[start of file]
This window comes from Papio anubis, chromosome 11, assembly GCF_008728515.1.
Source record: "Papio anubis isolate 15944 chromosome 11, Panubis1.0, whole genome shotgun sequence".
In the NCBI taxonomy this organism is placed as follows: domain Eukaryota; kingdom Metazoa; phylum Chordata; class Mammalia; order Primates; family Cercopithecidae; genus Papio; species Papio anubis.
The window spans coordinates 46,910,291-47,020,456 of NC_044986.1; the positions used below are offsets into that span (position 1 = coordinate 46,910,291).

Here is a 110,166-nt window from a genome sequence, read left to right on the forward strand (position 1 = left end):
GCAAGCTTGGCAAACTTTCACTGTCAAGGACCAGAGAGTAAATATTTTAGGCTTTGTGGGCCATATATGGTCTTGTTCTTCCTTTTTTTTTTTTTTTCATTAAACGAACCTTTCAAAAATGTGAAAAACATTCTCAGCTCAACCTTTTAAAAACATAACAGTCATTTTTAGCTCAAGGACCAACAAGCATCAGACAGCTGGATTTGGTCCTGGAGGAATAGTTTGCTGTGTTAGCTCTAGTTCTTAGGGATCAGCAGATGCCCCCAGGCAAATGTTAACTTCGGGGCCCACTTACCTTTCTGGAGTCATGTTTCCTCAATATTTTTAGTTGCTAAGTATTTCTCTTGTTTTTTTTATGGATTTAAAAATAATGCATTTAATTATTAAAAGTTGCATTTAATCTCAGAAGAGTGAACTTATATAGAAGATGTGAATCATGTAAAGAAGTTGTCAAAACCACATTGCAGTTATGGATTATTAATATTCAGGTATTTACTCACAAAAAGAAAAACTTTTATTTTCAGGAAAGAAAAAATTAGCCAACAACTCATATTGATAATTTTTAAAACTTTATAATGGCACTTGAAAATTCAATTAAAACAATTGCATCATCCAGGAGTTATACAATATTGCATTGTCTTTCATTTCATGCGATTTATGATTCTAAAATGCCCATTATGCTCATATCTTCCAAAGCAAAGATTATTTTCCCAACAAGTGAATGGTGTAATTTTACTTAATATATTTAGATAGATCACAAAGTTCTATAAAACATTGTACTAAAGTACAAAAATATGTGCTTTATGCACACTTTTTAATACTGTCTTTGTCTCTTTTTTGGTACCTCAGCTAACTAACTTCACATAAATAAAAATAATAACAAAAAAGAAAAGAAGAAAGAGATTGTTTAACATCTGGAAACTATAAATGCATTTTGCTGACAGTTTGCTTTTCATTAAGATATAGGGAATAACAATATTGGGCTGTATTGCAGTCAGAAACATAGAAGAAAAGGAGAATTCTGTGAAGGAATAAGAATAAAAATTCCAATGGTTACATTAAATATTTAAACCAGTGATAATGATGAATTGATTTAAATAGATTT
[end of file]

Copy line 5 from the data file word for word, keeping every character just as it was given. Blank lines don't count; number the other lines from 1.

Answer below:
Here is a 110,166-nt window from a genome sequence, read left to right on the forward strand (position 1 = left end):